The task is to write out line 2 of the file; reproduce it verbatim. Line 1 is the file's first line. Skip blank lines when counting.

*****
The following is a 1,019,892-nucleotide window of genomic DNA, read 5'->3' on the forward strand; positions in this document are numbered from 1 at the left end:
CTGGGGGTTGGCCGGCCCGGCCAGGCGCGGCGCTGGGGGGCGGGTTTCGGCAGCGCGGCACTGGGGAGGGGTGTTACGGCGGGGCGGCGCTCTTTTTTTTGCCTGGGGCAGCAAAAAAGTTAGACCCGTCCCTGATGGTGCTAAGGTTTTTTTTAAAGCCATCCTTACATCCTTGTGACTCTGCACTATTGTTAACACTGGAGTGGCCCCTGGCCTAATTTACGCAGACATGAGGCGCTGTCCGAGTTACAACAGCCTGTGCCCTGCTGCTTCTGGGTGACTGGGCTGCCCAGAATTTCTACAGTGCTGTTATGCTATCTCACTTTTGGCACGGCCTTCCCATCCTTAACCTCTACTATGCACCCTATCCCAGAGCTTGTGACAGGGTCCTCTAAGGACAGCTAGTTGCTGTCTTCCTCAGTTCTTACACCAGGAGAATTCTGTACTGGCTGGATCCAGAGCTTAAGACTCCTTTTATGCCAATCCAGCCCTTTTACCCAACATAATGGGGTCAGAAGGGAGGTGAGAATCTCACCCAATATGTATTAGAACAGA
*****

CTGGGGGTTGGCCGGCCCGGCCAGGCGCGGCGCTGGGGGGCGGGTTTCGGCAGCGCGGCACTGGGGAGGGGTGTTACGGCGGGGCGGCGCTCTTTTTTTTGCCTGGGGCAGCAAAAAAGTTAGACCCGTCCCTGATGGTGCTAAGGTTTTTTTTAAAGCCATCCTTACATCCTTGTGACTCTGCACTATTGTTAACACTGGAGTGGCCCCTGGCCTAATTTACGCAGACATGAGGCGCTGTCCGAGTTACAACAGCCTGTGCCCTGCTGCTTCTGGGTGACTGGGCTGCCCAGAATTTCTACAGTGCTGTTATGCTATCTCACTTTTGGCACGGCCTTCCCATCCTTAACCTCTACTATGCACCCTATCCCAGAGCTTGTGACAGGGTCCTCTAAGGACAGCTAGTTGCTGTCTTCCTCAGTTCTTACACCAGGAGAATTCTGTACTGGCTGGATCCAGAGCTTAAGACTCCTTTTATGCCAATCCAGCCCTTTTACCCAACATAATGGGGTCAGAAGGGAGGTGAGAATCTCACCCAATATGTATTAGAACAGA